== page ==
It was Steve’s birthday the other day and I always try to challenge myself to come up with a ‘birthday experience’; after all, we’ve got to ‘that age’ when we have enough stuff – but you can’t beat creating a great memory.
And I think I excelled myself on this occasion – three experiences no less! Tonight we are off to attend our ‘steak and sauces’ cookery experience in Albury; in August I’ve booked a gin tour but, in birthday week itself, we did the Amazon Fulfilment Centre tour!
When I told my niece about it afterwards, she exclaimed, “Blimey Auntie V, that’s something you buy someone you really don’t like!”. She’s wrong – I didn’t buy it at all, it’s FREE!
No doubt it says something about the way that Steve and I think but, honestly, we thought our trip around Amazon was brilliant. An absolute revelation, in fact. I would 100% recommend it to any business owner who wants to be inspired to think more about how their business process can be improved and just how to think BIGGER.
Automation taken to the next level
Tilbury is Amazon’s state-of-the-art warehouse that is almost totally automated. What surprised us most is how they have turned the notion of warehousing upside down – we have friends with an Amazon business and we fully expected to see shelves filled with products like theirs, all neatly stacked waiting to be picked for individual orders. No, not a bit of it.
There are 4 giant warehouse floors, with 2 warehouse zones at least the size of a football pitch in each. The centre of each zone is filled with Yellow warehouse pods being moved around by robots. This is a human free zone! The stowers and pickers have operating stations safely on the periphery of each batch of mobile pods.
When stocks are received by Amazon resellers, a box of, say, 48 ponchos is split in to 20 or so batches of 1,2,3 or 4 items. Each batch is sent independently all over the warehouse to be a stowing station each run by a human stower, supported by dozens of robots. The robots anticipate the arrival of the incoming stock and they move pods with spare space into a queue ready to receive the items from the stower. Every item’s progress and exact position is tracked every step of the way.
On the other side of the floor, order pickers select the item from a waiting queue of pods (the robots having already worked out what’s needed next); they send the fully-tracked item on its way to the packing area, ready to meet up with any other items in the same order. No-one is wandering up and down corridors picking stock – the stock is all moved robotically.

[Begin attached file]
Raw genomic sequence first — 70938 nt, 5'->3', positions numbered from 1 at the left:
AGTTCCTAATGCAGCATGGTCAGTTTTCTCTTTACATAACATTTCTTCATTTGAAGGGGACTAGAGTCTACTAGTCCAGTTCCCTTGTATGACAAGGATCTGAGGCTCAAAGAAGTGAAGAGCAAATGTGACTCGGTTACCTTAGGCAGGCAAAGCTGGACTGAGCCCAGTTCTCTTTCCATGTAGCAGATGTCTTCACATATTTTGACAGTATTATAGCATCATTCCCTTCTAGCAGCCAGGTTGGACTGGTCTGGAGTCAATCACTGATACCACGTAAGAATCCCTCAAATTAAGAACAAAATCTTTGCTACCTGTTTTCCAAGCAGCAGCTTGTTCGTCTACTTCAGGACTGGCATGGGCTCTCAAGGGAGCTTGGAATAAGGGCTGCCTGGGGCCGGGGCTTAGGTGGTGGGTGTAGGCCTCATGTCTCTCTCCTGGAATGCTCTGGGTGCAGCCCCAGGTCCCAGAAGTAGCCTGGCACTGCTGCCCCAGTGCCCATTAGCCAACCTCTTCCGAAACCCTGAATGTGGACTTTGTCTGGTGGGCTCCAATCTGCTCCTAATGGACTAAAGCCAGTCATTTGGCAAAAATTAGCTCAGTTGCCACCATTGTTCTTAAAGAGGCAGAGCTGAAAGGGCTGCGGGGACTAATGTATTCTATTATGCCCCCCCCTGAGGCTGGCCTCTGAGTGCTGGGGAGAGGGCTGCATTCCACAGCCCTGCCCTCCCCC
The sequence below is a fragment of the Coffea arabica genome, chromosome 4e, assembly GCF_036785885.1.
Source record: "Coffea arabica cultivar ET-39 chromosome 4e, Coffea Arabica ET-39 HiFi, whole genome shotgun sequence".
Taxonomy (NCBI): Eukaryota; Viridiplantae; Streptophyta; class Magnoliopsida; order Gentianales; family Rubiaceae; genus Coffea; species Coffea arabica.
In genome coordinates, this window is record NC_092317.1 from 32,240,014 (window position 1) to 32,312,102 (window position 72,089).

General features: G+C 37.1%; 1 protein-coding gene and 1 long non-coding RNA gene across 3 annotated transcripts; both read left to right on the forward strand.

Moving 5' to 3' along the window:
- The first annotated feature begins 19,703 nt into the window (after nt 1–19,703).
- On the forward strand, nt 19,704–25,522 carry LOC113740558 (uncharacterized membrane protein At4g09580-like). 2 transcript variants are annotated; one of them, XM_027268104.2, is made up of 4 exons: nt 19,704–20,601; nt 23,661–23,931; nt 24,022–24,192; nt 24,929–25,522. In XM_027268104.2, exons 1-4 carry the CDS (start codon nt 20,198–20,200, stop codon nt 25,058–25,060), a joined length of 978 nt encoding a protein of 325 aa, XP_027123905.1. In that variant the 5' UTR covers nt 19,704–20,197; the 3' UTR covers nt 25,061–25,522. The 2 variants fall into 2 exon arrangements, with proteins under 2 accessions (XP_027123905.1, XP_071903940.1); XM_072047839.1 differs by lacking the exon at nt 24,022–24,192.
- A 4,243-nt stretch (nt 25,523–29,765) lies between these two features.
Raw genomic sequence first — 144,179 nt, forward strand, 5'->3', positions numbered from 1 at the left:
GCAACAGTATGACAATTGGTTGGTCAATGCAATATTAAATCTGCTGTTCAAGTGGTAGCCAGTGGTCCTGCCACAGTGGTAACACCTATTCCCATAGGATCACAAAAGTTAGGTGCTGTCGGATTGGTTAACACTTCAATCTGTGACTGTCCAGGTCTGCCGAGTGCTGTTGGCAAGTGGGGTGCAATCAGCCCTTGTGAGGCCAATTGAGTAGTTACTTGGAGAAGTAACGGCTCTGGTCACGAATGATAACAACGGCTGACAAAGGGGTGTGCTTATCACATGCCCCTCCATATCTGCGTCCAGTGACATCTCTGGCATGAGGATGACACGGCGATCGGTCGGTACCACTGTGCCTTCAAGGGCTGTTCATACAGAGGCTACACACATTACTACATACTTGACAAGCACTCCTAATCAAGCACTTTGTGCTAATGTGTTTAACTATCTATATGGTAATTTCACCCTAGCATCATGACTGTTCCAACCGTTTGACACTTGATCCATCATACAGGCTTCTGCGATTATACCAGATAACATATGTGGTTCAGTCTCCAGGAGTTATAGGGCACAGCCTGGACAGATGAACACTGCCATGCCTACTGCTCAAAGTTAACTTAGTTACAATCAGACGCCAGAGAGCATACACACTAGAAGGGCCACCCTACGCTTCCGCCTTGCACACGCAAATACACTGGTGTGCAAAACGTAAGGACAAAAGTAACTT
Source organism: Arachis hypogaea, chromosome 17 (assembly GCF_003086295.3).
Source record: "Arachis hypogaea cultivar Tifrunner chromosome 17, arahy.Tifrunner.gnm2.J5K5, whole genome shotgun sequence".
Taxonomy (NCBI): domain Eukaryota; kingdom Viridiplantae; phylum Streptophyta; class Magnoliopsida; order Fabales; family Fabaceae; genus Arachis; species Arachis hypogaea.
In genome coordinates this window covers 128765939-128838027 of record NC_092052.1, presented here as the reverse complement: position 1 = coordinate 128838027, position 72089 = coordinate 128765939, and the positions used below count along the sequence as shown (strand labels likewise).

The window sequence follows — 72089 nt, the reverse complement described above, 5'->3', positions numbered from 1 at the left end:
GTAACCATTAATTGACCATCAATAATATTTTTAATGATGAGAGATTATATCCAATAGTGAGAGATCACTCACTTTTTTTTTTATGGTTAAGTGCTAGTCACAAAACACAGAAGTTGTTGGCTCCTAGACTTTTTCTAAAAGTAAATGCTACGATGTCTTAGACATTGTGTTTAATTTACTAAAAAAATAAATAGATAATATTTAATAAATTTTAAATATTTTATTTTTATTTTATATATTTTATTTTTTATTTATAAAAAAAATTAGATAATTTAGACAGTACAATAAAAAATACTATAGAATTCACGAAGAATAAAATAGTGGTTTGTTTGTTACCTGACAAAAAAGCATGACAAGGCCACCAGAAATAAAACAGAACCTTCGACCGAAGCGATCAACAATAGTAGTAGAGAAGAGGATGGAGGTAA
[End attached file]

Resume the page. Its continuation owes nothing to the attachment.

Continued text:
When I asked why they did it this way versus the traditional ‘everything on a shelf together’ approach, the answer made complete sense. Our guide told us, “If we receive 100 new Harry Potter books on and we then receive 100 Harry Potter book orders on release day, if they were all in the same place we could only fill one order at a time. If they are stored in 100 places, we can fulfil 100 orders at the same time!”.
That and the fact that they are also protected in case power goes down in any given floor or zone. He described it as organised chaos – and it is exactly that.
In the packing area, each item is pre-allocated a pack or box size according to its known dimensions. The machine pre-cuts and wets tape to the exact length ready for the packer to apply; I even had a go at making my own box! Further down the automated line, the label is applied at the very last moment – so data integrity is maintained at all times – and it is literally blown onto the box.
It was A-M-A-Z-ing
So, I get that warehousing almost certainly NOT what you do but I bet your business process could do with a drop of Amazon thinking! It’s definitely worth a visit to get your creative juices flowing. It’s free and you even get a free Amazon water bottle for your trouble – what’s not to like!